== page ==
Posttraumatic Stress Disorder: Living an Abundant Life with PTSD

Living an Abundant Life with PTSD

Image Credit: By Maria Dryfhout on Shutterstock

About 8 million adults in the United States have PTSD, or posttraumatic stress disorder, during any given year. The National Center for PTSD says about 10 of every 100 women and 4 of every 100 men will develop PTSD in their lives. That number jumps when it comes to veterans: up to 30% who served in the Gulf War, Iraqi Freedom, or the Vietnam War may suffer from PTSD.

While nearly everyone experiences or witnesses some trauma in their lives, most people do not develop PTSD. For those who do, PTSD symptoms can negatively impact their jobs, relationships, sleep and every area of their lives. Common traumatic events that cause PTSD include sexual assault or abuse, living through a natural disaster, going to war, childhood abuse, car accidents and domestic violence.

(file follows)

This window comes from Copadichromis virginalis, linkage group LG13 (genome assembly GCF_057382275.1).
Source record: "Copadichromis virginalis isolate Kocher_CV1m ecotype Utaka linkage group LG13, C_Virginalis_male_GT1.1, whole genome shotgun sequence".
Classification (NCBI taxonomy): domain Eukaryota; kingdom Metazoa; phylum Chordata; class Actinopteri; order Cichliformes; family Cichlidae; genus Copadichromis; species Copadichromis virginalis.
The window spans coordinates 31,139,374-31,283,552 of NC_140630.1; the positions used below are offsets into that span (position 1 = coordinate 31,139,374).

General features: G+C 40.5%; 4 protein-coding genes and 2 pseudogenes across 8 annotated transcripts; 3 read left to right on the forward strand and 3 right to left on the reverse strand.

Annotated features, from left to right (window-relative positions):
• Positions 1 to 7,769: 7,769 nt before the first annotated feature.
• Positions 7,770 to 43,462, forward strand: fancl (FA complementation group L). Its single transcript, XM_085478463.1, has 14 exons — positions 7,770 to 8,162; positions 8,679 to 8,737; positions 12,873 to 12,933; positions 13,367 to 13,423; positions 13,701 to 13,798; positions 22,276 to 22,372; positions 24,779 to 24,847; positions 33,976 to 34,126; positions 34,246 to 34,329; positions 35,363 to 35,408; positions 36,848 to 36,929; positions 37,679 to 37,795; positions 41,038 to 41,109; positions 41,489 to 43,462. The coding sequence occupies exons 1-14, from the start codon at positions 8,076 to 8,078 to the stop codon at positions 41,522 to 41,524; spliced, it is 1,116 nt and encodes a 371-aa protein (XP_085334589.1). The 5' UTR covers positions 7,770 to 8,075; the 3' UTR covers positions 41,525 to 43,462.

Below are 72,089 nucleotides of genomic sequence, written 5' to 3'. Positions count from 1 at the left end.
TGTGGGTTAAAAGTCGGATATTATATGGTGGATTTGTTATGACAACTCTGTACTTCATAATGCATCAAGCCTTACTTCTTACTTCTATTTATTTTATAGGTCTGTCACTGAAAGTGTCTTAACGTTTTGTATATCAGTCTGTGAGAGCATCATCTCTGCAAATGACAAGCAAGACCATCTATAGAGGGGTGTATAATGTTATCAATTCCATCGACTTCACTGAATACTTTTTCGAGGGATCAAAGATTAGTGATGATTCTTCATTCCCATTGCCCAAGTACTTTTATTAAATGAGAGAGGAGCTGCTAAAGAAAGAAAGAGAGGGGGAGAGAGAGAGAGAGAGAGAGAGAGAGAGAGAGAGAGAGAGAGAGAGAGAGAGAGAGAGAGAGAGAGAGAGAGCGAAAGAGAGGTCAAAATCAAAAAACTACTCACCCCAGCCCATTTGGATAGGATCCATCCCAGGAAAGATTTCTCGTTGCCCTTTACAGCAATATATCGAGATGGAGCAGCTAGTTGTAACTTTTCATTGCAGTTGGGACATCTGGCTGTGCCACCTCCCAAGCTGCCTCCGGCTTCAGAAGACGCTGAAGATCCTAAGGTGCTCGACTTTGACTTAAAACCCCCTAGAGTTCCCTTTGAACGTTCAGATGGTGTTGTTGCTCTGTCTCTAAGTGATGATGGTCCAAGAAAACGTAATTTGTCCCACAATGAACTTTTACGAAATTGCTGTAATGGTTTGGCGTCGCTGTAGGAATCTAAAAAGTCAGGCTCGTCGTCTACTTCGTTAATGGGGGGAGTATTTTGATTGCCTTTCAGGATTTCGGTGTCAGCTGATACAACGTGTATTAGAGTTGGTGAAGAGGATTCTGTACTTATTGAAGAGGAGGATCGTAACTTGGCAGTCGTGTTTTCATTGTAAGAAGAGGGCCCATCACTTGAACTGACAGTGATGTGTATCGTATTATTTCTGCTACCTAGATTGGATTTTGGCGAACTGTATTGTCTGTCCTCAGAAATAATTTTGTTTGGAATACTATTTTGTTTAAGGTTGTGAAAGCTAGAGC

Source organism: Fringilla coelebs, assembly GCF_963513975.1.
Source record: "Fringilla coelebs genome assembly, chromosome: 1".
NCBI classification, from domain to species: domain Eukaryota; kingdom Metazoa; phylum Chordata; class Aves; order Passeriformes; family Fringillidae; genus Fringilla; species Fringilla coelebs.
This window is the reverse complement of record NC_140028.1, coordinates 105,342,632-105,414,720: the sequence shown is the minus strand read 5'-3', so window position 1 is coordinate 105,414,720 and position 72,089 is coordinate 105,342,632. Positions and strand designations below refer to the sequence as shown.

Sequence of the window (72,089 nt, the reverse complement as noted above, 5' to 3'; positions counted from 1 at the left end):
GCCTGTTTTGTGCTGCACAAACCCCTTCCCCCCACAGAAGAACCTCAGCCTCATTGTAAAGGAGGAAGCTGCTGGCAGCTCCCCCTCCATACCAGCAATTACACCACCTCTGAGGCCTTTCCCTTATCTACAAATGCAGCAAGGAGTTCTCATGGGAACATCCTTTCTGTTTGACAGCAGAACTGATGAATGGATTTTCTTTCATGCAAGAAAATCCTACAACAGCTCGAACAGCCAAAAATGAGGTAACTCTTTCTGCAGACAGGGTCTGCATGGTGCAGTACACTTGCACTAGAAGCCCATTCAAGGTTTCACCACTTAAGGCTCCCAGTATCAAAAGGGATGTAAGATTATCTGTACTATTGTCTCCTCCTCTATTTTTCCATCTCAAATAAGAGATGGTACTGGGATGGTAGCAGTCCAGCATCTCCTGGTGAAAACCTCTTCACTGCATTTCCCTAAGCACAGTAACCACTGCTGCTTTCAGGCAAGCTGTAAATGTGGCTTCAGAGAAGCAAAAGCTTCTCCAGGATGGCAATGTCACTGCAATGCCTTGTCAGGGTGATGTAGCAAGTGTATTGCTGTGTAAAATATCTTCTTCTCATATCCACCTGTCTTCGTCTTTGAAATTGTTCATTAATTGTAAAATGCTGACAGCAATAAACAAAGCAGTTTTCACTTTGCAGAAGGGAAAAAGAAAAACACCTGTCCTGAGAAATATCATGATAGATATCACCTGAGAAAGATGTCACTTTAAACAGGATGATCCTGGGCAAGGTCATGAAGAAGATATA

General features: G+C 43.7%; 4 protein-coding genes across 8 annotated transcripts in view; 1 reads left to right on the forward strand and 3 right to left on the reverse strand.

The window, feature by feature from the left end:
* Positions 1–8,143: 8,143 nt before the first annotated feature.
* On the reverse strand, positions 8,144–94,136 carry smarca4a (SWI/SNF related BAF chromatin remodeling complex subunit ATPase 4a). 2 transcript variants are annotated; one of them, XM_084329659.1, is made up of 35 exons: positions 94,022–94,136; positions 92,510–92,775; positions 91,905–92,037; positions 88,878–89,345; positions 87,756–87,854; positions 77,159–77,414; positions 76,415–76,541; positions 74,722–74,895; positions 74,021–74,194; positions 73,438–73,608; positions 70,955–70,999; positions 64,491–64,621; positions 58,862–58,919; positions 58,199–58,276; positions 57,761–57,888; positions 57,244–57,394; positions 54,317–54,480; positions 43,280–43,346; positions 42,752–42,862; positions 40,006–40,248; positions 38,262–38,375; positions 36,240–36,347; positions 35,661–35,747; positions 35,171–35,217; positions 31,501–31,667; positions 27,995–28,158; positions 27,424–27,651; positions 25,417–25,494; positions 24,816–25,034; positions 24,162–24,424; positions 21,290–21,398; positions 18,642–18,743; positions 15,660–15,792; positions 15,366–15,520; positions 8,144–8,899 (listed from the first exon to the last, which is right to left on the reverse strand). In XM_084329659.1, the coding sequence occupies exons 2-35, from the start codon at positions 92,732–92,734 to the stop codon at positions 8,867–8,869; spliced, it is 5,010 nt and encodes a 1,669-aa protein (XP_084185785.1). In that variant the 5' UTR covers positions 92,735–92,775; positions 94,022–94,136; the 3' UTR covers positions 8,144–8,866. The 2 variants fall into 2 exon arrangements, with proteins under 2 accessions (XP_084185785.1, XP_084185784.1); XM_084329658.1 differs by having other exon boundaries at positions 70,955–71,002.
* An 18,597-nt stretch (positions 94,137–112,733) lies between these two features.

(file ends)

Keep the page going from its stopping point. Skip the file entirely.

For the Christian living with PTSD, it is vital to find the best ways to manage and heal from this trauma-related mental health issue. Christ said in John 10:10 (ESV),

“I came that they may have life and have it abundantly.”

How do you live an abundant life when your past keeps coming back to haunt you? Getting an accurate diagnosis, then fighting PTSD with a combination of faith, assistance from mental health professionals, and medications or natural treatments like CBD oil can help those suffering from posttraumatic stress disorder get their lives back.

What are the symptoms of PTSD?